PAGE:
Lerwick Town Hall

Lerwick Town Hall is a municipal building located in central Lerwick, Shetland, Scotland. The town hall, which is the headquarters of Shetland Islands Council, is a Category A listed building.[1]

Lerwick Town Hall
GB-lerwick-rathaus.jpg
Lerwick Town Hall
LocationLerwick
Coordinates60°9′16″N 1°8′46″W / 60.15444°N 1.14611°W / 60.15444; -1.14611Coordinates: 60°9′16″N 1°8′46″W / 60.15444°N 1.14611°W / 60.15444; -1.14611
Built1883
ArchitectAlexander Ross
Architectural style(s)Scottish Baronial style
Listed Building – Category A
Designated8 November 1974
Reference no.LB37256
Lerwick Town Hall is located in Shetland
Lerwick Town Hall
Shown in Shetland

HistoryEdit

 
Stained Glass Windows inside Lerwick Town Hall

For much of the 19th century meetings of the local council were held in the Parish Kirk in Queens Lane.[2] After a period of rapid population expansion in Lerwick associated with the growth in the herring industry, civic leaders decided to procure a purpose-built town hall: a site on the north Hillhead was selected.[2]

The foundation stone for the new building was laid by Prince Alfred, Duke of Edinburgh on a visit to the isles on 24 January 1882.[2] That same evening Lerwick saw the first ever Up Helly Aa torchlight procession.[2] The new building was designed by architect, Alexander Ross from Inverness,[3] in the Scottish Baronial style and builder John M. Aitken of Lerwick won the tender competition with a price of £3,240.[2] The building was officially opened by George Thoms, Sheriff of Caithness, Orkney and Shetland, on 30 July 1883.[2] The design involved a symmetrical frontage with five bays facing on Hillhead; the central section featured an arched doorway on the ground floor; there was an oriel window on the first floor with a pediment bearing a coat of arms above and there were bartizans at the corners of the building.[1] There was a battlemented tower on the east side and a rose window on the north side.[1] Internally, the principal rooms were a council chamber and a courtroom; there were also police cells in the building.[2]

Stained glass windows, designed by James Ballantine & Son, were subsequently installed in the building: these included a depiction of the marriage between Margaret of Denmark and James III of Scotland in 1469.[4] There were also windows presented by the Corporation of Amsterdam and the Corporation of Hamburg.[5] Panels with the coats of arms of Aberdeen, Edinburgh, Glasgow and Leith, which had been presented by the respective corporations, were installed in a corridor.[6] A clock, designed and manufactured by Potts of Leeds, was installed in the tower in 1887.[7]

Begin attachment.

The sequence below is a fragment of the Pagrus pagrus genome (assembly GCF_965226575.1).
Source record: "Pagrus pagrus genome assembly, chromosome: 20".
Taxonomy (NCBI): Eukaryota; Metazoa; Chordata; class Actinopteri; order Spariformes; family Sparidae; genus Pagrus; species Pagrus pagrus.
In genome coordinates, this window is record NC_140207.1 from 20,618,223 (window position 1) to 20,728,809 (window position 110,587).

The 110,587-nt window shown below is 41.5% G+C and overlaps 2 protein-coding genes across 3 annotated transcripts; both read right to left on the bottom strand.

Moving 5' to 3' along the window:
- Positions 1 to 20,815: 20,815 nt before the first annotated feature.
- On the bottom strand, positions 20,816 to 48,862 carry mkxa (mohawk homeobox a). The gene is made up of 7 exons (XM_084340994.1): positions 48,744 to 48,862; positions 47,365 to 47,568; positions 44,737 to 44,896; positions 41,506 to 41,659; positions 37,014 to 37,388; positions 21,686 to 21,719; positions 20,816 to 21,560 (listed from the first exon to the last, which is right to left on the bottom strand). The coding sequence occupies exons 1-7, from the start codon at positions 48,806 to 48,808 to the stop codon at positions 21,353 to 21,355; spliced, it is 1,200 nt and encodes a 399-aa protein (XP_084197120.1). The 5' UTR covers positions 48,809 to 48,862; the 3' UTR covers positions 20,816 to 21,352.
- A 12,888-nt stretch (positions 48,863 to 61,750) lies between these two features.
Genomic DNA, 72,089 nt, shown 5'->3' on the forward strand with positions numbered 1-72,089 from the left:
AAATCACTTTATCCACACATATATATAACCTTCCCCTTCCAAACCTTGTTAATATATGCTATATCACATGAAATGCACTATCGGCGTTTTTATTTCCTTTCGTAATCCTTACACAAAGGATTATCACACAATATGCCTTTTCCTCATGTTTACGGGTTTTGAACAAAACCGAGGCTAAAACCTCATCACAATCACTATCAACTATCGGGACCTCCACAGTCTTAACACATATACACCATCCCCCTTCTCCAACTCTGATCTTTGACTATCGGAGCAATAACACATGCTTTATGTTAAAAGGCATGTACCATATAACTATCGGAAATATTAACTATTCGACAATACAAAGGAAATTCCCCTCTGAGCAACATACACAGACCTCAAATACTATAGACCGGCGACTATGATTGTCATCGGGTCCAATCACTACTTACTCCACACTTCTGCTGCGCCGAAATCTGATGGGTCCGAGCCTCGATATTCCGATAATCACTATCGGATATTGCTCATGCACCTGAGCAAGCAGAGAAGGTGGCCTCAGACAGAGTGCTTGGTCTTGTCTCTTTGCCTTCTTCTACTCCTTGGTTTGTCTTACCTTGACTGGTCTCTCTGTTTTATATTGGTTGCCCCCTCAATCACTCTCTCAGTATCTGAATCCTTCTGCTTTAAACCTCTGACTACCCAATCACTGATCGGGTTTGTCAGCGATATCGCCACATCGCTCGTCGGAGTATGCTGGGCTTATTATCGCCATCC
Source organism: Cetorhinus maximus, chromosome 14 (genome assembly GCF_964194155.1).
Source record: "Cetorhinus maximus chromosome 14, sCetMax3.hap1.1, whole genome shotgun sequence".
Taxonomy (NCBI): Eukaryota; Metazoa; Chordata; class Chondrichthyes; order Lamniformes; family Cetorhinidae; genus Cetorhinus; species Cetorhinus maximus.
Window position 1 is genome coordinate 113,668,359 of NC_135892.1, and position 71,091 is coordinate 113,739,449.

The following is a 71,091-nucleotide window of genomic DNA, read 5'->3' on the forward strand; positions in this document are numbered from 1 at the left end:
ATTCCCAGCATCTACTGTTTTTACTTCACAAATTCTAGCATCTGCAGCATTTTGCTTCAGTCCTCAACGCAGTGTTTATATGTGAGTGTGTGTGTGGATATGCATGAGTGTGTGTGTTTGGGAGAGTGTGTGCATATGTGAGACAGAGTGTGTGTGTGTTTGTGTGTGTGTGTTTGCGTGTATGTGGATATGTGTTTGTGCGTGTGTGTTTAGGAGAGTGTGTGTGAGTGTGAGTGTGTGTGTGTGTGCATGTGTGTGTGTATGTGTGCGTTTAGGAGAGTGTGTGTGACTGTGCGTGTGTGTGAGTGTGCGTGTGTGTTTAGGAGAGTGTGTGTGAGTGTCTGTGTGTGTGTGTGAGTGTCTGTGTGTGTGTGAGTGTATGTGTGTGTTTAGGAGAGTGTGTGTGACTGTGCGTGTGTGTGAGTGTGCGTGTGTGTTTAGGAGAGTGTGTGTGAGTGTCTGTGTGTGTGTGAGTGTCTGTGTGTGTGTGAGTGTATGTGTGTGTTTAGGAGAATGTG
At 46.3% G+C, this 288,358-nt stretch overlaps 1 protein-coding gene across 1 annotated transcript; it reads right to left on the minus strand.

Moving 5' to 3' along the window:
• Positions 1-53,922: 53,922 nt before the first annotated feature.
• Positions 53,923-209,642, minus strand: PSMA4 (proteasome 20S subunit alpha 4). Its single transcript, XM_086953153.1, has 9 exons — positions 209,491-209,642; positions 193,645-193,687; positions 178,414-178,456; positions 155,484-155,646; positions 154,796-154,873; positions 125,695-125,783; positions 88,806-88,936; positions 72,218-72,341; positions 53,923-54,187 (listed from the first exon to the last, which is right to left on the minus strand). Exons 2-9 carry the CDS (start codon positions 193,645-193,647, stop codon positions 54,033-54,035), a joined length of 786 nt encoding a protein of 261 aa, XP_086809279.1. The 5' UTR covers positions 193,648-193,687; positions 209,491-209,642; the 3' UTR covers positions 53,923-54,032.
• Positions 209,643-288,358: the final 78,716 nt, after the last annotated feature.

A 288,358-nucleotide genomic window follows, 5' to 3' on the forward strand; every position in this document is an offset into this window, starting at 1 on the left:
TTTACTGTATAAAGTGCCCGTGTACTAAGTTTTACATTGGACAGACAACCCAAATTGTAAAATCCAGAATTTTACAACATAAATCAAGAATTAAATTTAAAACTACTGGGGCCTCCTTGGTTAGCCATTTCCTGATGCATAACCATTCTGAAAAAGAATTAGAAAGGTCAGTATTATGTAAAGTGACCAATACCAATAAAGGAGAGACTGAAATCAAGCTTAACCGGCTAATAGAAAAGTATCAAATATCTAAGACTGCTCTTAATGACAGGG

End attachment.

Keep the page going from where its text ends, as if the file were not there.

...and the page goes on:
The town hall was the headquarters of Lerwick Town Council until 1975 and was the home of the Shetland Islands Council until 2022.[8][9] The front steps, which had badly decayed, were replaced in spring 2008[2] and the local registrar's office moved from the County Buildings to Lerwick Town Hall in February 2015.[10] The Duke of Rothesay visited the town hall and reviewed the conservation work being undertaken in July 2021.[11]

Works of art in the town hall include a portrait of Queen Elizabeth II by Leonard Boden[12] and a portrait of Charles Rampini, Sheriff of Dumfries and Galloway,[13] by John Henry Lorimer.[14]

ServicesEdit

The town hall is used for functions such as marriages, wedding receptions, concerts, coffee mornings and evening events.[15]

See alsoEdit

ReferencesEdit

  1. ^ a b c Historic Environment Scotland. "Lerwick Town hall, Hillhead and Charlotte Street, Including Lamp Standards, Gatepiers, Boundary Walls and Railings, Lerwick (Category A Listed Building) (LB37256)". Retrieved 14 April 2020.
  2. ^ a b c d e f g h "It cost £4,940 15/6d to build, now monument to civic splendour is 125 years old". The Shetland Times. Retrieved 14 April 2020.
  3. ^ Gifford, John (2003). Highland and Islands (Buildings of Scotland Series). Yale University Press. p. 66. ISBN 978-0300096255.
  4. ^ "Lerwick's Fine Victorian Town Hall Is Reborn". Shetland Islands Council. 10 August 2018. Retrieved 14 April 2020.
  5. ^ "Hamburg Window". Shetland Islands Council. Retrieved 14 April 2020.
  6. ^ "Lerwick". Vision of Britain. Retrieved 14 April 2020.
  7. ^ Potts, Michael (2006). Potts of Leeds – Five Generations of Clockmakers. Mayfield Books. p. 395. ISBN 0-9523270-8-2.
  8. ^ "Shetland: a model for the future". The Shetland Times. 5 April 2013. Retrieved 14 April 2020.
  9. ^ Taylor, Ryan (11 May 2022). "First look inside new council chamber". The Shetland Times. Retrieved 16 May 2022.
  10. ^ "County Buildings". Shetland Times. 6 February 2015. Retrieved 30 November 2021.
  11. ^ "Royal Visit to Lerwick Town Hall". Shetland Islands Council. 30 July 2021. Retrieved 26 September 2021.
  12. ^ Boden, Leonard. "HM Queen Elizabeth II (b.1926)". Art UK. Retrieved 14 April 2020.
  13. ^ "No. 27196". The London Gazette. 25 May 1900. p. 3333.
  14. ^ Lorimer, John Henry. "Charles Rampini (1840–1907)". Art UK. Retrieved 14 April 2020.
  15. ^ "Welcome to Shetland Islands Council". shetland.gov.uk. Archived from the original on 13 August 2006. Retrieved 20 January 2014.